Many people go to Bali for the beaches, but having had plenty of beach on our Southeast Asia trip we chose to spend three nights in the arts and cultural center of Ubud. Yes, the center of the city is still highly touristy, but if you want to get a sneak peak of real life there make your way over to Tegal Sari and sign up for the Morning Journey. You can participate even if you aren’t staying at the hotel.
A mere 15 USD per person will enlighten you and inform you regarding the Balinese culture more than you ever thought possible. A local guide will take you to a village outside Ubud where you will visit many housing compounds including a local art school. There your new view of this amazing place will begin to form as you learn about the Hindu religion, cultural practices and local foods.
Speaking of local foods the second half of the experience involves a rather rugged hike through the rice terraces and forest. You’ll learn about rice production, identify fruit trees and may even get lucky enough to have a local farmer climb a massive palm tree barefoot to cut you a coconut for a mid-afternoon refreshment.
The day lasts from about 9:00 a.m. until 2:00 p.m. and you’ll finish up with a lunch provided by the hotel. You’ll leave wishing you had a few more days to spend with these wonderful people learning more intimate things about their intriguing culture.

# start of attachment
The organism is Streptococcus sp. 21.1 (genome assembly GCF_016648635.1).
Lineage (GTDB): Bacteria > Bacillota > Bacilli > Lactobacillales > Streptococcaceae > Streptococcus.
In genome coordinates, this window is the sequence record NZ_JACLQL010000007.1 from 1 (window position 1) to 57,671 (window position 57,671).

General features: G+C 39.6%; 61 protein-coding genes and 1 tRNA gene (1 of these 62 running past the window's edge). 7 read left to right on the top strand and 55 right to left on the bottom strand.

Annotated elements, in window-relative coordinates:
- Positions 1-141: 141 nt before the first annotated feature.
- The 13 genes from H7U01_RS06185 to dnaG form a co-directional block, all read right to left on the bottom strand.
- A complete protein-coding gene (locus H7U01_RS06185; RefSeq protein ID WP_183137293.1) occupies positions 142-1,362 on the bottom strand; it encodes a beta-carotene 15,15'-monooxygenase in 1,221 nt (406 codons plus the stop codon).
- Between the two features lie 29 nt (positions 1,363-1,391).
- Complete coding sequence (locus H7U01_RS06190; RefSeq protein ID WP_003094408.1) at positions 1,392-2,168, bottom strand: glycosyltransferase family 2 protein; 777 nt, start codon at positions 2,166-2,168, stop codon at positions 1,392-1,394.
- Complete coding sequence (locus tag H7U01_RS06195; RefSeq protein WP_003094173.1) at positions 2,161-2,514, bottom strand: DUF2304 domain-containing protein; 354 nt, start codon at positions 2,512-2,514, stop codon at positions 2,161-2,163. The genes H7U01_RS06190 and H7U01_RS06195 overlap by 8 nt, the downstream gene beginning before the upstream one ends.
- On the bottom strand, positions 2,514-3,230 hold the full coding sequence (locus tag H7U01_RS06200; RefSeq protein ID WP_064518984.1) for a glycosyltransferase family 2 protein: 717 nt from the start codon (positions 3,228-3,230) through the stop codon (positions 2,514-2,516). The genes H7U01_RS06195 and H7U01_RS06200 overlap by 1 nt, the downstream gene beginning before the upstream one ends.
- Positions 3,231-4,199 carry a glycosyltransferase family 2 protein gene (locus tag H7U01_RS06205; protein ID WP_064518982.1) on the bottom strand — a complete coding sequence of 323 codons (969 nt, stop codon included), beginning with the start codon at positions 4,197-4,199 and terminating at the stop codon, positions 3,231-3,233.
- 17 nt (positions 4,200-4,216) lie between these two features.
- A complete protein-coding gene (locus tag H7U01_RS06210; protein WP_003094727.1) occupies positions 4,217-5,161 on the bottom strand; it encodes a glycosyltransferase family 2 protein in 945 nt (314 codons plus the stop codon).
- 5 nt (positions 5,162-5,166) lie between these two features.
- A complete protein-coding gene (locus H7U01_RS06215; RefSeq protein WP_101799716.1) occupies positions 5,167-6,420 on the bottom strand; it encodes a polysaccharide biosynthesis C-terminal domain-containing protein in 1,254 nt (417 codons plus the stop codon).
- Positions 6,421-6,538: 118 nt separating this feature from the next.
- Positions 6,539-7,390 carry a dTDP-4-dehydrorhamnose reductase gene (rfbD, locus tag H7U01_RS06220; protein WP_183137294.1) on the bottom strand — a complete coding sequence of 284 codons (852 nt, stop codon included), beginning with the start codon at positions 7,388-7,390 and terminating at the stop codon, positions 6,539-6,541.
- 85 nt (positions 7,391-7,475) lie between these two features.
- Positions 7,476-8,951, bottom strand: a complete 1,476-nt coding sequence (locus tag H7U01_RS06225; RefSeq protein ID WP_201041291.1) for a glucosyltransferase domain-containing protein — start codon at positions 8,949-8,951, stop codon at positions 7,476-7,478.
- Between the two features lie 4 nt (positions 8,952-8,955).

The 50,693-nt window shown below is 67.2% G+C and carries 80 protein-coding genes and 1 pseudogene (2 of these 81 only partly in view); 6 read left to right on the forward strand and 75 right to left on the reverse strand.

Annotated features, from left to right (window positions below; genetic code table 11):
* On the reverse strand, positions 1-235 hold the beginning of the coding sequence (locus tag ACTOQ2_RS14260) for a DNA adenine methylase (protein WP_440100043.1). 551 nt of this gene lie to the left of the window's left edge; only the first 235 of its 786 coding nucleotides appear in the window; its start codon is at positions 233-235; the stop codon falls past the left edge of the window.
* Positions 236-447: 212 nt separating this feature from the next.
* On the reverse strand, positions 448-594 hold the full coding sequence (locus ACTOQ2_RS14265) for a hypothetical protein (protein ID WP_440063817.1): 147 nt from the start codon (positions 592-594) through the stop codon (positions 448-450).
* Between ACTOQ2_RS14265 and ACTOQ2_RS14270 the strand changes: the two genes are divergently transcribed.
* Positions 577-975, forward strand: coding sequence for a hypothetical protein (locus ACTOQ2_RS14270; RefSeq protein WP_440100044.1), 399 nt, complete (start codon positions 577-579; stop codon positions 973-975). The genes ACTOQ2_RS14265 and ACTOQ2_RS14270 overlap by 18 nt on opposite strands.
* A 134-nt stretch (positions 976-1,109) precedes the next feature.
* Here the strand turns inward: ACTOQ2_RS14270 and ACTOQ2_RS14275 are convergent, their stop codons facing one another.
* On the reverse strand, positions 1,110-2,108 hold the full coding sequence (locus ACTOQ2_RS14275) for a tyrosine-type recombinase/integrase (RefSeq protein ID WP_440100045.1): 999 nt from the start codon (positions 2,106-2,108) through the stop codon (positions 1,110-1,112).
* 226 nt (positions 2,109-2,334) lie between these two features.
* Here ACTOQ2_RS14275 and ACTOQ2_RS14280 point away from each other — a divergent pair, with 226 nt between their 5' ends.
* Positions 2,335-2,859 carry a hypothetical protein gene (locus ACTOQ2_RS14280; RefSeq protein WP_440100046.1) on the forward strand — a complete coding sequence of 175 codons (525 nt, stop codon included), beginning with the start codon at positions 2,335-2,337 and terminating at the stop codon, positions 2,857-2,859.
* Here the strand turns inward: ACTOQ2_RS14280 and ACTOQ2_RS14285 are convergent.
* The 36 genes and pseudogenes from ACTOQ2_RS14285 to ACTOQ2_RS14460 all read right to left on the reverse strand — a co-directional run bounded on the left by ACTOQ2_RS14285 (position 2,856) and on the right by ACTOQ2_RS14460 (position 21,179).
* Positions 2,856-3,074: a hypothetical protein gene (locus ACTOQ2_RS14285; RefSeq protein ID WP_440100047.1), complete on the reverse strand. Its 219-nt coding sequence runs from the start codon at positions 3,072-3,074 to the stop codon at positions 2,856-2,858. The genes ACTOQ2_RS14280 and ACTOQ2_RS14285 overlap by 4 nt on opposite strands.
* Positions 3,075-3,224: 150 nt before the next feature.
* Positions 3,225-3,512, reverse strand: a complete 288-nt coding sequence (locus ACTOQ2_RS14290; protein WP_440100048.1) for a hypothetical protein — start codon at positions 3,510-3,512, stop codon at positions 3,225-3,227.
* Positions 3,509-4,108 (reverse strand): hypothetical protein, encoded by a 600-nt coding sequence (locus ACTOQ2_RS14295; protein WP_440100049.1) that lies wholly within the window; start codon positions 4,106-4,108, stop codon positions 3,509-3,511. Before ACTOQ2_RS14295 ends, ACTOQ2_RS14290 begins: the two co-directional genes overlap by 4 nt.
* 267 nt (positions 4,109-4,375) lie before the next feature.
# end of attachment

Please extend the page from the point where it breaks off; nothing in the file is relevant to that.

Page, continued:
Now I have to tag five other travel bloggers (which also happen to be five of my favorite reads) to share their 3 Best Kept Travel Secrets.
On the Fringe – The life of Global Gal in China with notes of ex-pat experiences and travel adventures.
Rubber Slippers in Italy – The ex-pat stories and travel tales of Rowena from Hawaii as she takes on all Italy has to offer.
Chez Loulou – Entertaining stories, beautiful photos and a taste of life in the south of France from a U.S ex-pat perspective.
Gastroanthropology – The social science of food along with tales of travel and cooking from a U.S. ex-pat living in London.
Kyle Hepp (Just Married Chilean Style) – Beautiful photos and straight forward stories from a U.S. ex-pat living in Chile turned world traveler.